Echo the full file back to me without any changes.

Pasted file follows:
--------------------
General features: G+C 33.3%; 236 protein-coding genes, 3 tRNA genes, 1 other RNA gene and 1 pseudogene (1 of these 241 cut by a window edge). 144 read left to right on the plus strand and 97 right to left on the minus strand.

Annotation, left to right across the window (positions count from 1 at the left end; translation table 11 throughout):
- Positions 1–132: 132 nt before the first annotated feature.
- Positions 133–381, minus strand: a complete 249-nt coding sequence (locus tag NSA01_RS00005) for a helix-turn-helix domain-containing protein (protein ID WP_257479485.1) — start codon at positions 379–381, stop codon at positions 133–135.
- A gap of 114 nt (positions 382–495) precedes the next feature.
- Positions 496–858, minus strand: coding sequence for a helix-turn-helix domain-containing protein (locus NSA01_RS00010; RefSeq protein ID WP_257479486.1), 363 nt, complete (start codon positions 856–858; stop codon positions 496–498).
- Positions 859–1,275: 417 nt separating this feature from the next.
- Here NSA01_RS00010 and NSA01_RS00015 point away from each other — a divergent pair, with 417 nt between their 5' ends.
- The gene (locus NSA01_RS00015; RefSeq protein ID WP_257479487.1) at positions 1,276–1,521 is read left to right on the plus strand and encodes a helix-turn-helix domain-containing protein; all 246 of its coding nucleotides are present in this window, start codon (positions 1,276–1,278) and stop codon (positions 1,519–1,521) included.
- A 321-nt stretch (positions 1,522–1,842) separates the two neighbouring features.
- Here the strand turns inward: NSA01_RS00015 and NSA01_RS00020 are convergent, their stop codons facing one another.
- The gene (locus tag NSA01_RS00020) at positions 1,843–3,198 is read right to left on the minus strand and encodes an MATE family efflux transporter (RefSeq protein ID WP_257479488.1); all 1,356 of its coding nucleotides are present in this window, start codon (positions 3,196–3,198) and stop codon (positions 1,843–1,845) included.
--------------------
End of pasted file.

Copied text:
General features: G+C 33.3%; 236 protein-coding genes, 3 tRNA genes, 1 other RNA gene and 1 pseudogene (1 of these 241 cut by a window edge). 144 read left to right on the plus strand and 97 right to left on the minus strand.

Annotation, left to right across the window (positions count from 1 at the left end; translation table 11 throughout):
- Positions 1–132: 132 nt before the first annotated feature.
- Positions 133–381, minus strand: a complete 249-nt coding sequence (locus tag NSA01_RS00005) for a helix-turn-helix domain-containing protein (protein ID WP_257479485.1) — start codon at positions 379–381, stop codon at positions 133–135.
- A gap of 114 nt (positions 382–495) precedes the next feature.
- Positions 496–858, minus strand: coding sequence for a helix-turn-helix domain-containing protein (locus NSA01_RS00010; RefSeq protein ID WP_257479486.1), 363 nt, complete (start codon positions 856–858; stop codon positions 496–498).
- Positions 859–1,275: 417 nt separating this feature from the next.
- Here NSA01_RS00010 and NSA01_RS00015 point away from each other — a divergent pair, with 417 nt between their 5' ends.
- The gene (locus NSA01_RS00015; RefSeq protein ID WP_257479487.1) at positions 1,276–1,521 is read left to right on the plus strand and encodes a helix-turn-helix domain-containing protein; all 246 of its coding nucleotides are present in this window, start codon (positions 1,276–1,278) and stop codon (positions 1,519–1,521) included.
- A 321-nt stretch (positions 1,522–1,842) separates the two neighbouring features.
- Here the strand turns inward: NSA01_RS00015 and NSA01_RS00020 are convergent, their stop codons facing one another.
- The gene (locus tag NSA01_RS00020) at positions 1,843–3,198 is read right to left on the minus strand and encodes an MATE family efflux transporter (RefSeq protein ID WP_257479488.1); all 1,356 of its coding nucleotides are present in this window, start codon (positions 3,196–3,198) and stop codon (positions 1,843–1,845) included.